‘Craig (McDean) was annoyed at me because he had to go back and try find the negatives. When you shoot on film that’s a huge job to ask,’ laughs Ben Gorham. I’m with the founder of the perfume company, Byredo, in Paris, but I'm not here to talk fragrance, instead I’m here for the debut of Byredo's first leather goods capsule collection. 'I’ve known [British fashion photographer] Craig for about six years. We were friends before he started shooting for us. I was a fan of all the stuff he did in the 90s and a big part of that work was his ‘I Love Fast Cars.’ I kept pestering him about the archives and when I saw the outtakes, well, they were amazing so I convinced him to allow me to use them.’
The images Gorham are talking about are the results of McDean’s time spent documenting drag racing in the USA. From the action on the race track to the crowds hanging out, the shots capture the importance and fascination of American muscle car culture in the late 90s. Gorham has a mutual appreciation of the culture having spent his teenage years living in the USA.
'Growing up there, your car is everything. My first was Cutlass Supreme station wagon. So the opposite of these. It wasn’t great for dates, and I used to dream about those late 60s/ early 70s muscle cars. They're so iconic.'
Having seen McDean's full collection of work from that time Gorham explains that: ‘I basically said to Craig "I want to do a leather goods collection inspired by these outtakes." And he just trusted me.’ Inspired directly by McDean’s images, Gorham has created 15 bags alongside smaller items including purses, which are shown alongside those never-before-seen outtakes plus an unseen short film by McDean.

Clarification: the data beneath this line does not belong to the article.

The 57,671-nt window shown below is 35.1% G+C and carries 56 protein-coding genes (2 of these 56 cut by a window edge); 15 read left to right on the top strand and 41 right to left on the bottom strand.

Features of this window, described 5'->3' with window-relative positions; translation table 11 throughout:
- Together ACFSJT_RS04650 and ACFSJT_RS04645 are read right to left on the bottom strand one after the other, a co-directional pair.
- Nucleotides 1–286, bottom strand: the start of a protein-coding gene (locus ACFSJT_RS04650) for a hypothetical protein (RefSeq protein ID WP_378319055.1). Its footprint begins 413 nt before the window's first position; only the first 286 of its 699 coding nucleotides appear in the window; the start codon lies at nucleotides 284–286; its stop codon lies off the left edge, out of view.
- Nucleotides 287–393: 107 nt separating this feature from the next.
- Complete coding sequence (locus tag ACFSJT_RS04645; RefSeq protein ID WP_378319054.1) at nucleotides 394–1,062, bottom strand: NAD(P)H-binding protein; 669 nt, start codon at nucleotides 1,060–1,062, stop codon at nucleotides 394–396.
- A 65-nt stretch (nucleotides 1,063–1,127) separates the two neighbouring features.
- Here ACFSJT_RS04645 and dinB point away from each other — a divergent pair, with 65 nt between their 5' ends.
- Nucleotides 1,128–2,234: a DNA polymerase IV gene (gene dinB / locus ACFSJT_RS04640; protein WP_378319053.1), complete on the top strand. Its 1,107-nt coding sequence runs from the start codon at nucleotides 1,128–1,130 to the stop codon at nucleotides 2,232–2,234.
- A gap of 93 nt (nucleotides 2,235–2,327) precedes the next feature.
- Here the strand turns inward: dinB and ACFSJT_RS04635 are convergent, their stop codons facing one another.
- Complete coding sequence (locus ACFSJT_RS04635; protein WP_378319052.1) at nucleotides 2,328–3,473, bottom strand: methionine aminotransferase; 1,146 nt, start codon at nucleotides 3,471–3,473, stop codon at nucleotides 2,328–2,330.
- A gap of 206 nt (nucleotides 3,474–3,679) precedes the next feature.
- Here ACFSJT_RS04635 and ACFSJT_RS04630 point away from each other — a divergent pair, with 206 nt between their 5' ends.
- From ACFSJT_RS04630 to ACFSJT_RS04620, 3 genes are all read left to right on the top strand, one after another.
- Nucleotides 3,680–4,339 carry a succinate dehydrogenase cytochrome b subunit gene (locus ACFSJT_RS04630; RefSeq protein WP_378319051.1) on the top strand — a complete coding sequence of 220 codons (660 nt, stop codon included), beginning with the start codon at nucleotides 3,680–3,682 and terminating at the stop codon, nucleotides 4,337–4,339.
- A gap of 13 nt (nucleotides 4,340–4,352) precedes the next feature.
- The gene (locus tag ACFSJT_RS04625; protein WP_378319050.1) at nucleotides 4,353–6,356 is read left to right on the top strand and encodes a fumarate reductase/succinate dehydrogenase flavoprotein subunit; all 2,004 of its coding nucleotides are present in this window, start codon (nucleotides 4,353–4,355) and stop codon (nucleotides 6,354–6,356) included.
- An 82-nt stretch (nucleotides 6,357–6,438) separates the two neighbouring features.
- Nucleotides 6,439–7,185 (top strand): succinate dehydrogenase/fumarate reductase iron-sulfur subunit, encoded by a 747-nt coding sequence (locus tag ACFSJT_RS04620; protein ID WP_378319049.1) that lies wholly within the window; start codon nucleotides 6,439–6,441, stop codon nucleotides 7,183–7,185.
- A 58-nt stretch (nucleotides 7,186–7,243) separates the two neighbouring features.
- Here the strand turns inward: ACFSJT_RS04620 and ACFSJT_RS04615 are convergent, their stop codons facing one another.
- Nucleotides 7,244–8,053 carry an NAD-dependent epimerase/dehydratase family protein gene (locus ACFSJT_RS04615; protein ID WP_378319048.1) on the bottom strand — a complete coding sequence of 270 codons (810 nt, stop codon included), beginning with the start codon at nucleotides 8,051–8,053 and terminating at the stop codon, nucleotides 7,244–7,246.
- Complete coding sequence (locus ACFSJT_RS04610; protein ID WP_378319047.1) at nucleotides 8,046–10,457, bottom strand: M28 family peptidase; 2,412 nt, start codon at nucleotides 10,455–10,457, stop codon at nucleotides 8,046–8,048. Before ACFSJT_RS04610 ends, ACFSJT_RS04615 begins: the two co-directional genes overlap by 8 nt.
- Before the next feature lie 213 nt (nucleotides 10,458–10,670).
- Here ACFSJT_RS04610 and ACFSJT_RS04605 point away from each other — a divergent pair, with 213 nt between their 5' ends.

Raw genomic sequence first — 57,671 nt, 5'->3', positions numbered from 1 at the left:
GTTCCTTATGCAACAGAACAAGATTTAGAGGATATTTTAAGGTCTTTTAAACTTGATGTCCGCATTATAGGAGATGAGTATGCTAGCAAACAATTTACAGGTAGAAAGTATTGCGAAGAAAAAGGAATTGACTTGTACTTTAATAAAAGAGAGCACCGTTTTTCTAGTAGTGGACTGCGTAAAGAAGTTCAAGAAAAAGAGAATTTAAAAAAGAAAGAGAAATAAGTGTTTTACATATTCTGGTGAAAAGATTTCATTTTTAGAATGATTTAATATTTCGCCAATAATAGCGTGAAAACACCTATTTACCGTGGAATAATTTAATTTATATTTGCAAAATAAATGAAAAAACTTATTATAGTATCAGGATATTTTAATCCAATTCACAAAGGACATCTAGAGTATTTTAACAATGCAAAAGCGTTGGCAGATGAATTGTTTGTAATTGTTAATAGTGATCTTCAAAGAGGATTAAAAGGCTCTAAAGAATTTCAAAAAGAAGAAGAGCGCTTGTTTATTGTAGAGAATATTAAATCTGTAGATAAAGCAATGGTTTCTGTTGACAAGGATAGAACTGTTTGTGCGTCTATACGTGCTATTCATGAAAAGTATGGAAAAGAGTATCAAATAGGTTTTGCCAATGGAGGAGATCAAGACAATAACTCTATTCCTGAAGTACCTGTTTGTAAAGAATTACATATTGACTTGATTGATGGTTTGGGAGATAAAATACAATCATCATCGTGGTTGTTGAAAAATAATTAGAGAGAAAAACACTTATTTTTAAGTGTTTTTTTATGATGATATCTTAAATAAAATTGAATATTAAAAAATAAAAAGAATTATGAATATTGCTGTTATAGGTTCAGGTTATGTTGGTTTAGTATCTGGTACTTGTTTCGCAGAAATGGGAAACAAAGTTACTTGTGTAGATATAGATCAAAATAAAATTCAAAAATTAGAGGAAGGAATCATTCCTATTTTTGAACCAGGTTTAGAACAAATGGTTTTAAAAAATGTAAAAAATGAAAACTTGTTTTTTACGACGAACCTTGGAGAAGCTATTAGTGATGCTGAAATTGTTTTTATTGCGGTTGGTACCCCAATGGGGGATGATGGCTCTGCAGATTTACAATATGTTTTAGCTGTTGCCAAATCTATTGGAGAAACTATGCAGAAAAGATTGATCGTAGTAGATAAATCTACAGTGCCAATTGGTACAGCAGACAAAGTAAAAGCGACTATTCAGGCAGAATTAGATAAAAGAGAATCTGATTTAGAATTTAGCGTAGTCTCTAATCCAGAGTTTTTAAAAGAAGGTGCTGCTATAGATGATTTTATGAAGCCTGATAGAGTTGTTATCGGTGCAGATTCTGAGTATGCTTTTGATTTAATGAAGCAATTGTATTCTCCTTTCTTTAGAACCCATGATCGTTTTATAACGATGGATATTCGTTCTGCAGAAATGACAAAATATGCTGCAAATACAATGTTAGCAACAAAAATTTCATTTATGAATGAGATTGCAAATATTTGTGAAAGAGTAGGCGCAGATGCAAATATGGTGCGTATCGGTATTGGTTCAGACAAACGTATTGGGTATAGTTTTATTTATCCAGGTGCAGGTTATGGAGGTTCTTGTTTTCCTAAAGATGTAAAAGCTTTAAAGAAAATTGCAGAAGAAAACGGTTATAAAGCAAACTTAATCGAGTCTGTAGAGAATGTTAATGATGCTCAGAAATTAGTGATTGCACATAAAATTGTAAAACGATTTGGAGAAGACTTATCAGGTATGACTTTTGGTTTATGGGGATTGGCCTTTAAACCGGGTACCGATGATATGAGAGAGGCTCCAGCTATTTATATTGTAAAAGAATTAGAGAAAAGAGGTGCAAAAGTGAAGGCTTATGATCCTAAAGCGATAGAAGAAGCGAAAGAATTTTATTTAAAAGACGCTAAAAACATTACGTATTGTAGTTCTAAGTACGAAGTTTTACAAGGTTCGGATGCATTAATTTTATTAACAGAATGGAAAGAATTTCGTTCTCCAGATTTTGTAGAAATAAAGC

But don’t expect to see any bags featuring car prints. Instead, Gorham’s take on his inspiration is a lot more subtle. And a hell of a lot cooler. ‘For me it's more about the translation of what is in the images. My process is less about I want something to look like this and more about the exploration of an idea.’
Exploring this ‘fine line between craftmanship and industrial design’ Gorham looked at transferring the painterly elements to leather tanning techniques; So you’ll find that the poppy colours relate directly back to the images of Camaros, the glossy and lacquered effects reference car paint working techniques whilst sharp geometric lines reference the streamlined bodywork of a racing car. Meanwhile, the interior gets just the same amount of attention, covered with a soft leather, the contrast between this and the shiny hard exterior feels just like opening a car door and sliding into the seat. Elsewhere, smaller items like purses come in petrol inspired hues while others feature the number ‘454,’ a direct reference to a Chevvy’s engine.
Just like Byredo's cult fragrance bottles, which when they launched in 2006 were the complete antithesis to the usual attention seeking pink and gilded bottles on the market, the bags are as equally minimalist and not noticeably 'Byredo' branded. 'Our bottles achieved status by being clean and clear but that wasn’t the initial idea when we designed them. Whereas in this project, beyond the translation of craft, I also wanted to look at the parallel between the status of a car and the status of a handbag. Both say a lot about the owner. Both are a declaration of status,’ says Gorham.